WASHINGTON - Count Janet Napolitano among the Washington luminaries dismissing the possibility of clemency for NSA leaker Edward Snowden.
In an interview with NBC's David Gregory that aired Sunday on "Meet the Press," the former Homeland Security secretary rejected any possibility of excusing the contractor-turned-whistleblower, saying Snowden significantly damaged the United States' intelligence infrastructure.
Her stance clashes with a former high-level State Department official's call for the White House to do what The New York Times recommended in a controversial editorial: drop all charges against Snowden and allow the 30-year old contractor to return to the United States.
Anne-Marie Slaughter, the State Department's ex-director of policy planning, tweeted Thursday that she agreed with the Times piece, which asserted Snowden "deserves better than [the] life of permanent exile, fear and flight" he currently faces.
The Justice Department charged Snowden with three counts of violating the Espionage Act, which criminalizes the unauthorized communication of classified information and theft of government property. Each count carries prison sentences of 10 years and, given that government prosecutors are likely to tack on more charges if his case were to reach a grand jury, Snowden could ultimately be looking at life behind bars were he to return to the country.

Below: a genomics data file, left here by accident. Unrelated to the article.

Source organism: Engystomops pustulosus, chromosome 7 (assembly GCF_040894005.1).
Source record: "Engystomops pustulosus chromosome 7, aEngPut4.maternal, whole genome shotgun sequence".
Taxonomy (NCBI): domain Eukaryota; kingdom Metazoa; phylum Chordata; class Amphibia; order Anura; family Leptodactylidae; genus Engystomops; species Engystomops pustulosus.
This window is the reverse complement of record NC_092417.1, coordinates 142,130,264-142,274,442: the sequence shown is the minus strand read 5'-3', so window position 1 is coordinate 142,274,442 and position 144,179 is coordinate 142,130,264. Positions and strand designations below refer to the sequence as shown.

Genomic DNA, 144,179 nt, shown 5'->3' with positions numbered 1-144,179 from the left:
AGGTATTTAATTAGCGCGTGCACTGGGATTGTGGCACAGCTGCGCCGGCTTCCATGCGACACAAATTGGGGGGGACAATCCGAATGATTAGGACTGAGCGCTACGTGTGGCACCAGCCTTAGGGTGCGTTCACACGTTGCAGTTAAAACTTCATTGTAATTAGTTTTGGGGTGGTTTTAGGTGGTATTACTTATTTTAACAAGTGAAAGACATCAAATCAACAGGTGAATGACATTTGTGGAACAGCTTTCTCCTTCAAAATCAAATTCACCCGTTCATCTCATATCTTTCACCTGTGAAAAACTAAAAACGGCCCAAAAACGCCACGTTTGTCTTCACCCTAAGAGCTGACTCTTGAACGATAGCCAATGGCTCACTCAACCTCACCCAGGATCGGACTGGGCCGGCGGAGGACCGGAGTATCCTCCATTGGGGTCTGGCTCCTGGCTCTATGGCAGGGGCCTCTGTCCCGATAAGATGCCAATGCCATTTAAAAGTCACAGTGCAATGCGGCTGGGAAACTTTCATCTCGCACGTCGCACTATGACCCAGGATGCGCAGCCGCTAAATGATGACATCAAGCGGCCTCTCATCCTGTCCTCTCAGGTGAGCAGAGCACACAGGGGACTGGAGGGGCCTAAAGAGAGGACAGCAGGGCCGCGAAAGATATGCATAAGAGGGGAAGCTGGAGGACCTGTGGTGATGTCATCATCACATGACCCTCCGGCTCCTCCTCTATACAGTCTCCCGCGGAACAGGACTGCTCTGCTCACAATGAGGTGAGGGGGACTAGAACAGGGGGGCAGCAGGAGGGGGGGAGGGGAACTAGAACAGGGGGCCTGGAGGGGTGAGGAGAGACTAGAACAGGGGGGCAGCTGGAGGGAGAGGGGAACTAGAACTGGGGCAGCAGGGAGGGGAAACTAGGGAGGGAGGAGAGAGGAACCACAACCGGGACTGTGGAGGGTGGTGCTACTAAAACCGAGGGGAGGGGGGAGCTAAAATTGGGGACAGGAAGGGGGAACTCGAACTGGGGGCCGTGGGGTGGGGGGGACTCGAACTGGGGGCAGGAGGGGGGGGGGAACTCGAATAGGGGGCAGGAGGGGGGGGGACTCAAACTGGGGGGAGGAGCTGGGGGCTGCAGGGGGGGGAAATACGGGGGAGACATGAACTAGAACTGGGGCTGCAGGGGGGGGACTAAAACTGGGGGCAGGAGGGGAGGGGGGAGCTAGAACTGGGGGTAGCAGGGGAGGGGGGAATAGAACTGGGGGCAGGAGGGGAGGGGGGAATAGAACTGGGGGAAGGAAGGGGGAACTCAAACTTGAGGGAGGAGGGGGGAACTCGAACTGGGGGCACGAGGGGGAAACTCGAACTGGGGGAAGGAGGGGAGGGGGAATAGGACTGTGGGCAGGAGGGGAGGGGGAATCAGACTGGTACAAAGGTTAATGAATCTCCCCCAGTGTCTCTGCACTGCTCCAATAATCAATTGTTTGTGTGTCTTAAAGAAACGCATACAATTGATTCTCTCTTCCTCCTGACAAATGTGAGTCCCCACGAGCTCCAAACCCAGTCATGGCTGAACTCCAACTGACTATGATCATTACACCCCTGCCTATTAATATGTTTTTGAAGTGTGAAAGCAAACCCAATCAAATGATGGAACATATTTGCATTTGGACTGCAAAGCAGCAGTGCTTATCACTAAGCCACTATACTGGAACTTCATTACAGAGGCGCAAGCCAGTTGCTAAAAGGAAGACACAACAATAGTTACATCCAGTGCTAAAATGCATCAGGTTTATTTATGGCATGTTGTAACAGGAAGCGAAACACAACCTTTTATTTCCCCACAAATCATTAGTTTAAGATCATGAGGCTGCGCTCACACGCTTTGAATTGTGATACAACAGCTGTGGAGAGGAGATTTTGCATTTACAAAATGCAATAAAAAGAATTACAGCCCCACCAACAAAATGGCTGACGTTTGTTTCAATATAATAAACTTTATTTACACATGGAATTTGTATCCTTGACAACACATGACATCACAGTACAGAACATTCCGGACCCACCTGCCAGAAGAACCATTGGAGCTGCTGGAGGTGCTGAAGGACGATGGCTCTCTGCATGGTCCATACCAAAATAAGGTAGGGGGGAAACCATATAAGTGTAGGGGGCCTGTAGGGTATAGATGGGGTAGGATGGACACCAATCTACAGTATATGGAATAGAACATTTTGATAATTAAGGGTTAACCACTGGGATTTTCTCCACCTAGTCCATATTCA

The Times editorial also berated "the shrill brigade of critics" responsible for demonizing Snowden without offering concrete proof his disclosures have in fact harmed national security. Napolitano similarly spoke in only platitudes about how the media reports spawned by Snowden's documents to journalists have stunted intelligence operations.
"I think Snowden has exacted quite a bit of damage and did it in a way that violated that law," the ex-DHS chief said. "The damage we'll see now and we'll see it for years to come."
Asked by Gregory whether she believes the administration should consider negotiating a plea bargain with Snowden in exchange for the return of classified documents, the former Department of Homeland Security chief hesitated to weigh in, saying she "would require intimate knowledge of what he allegedly has" to properly evaluate if such a deal could be brokered.
"From where I sit today, I would not put clemency on the table at all," she said.
Earlier this week, White House press secretary Jay Carney scoffed at the suggestion, telling reporters that the administration's position on Snowden has not changed since President Barack Obama called for him to return home and face charges in August.
Still, schisms exist within the administration on whether Snowden should be shown leniency. The man tasked with heading the NSA's investigation into the unauthorized disclosures, Richard Ledgett, said in a "60 Minutes" piece last month that clemency is "worth having a conversation about."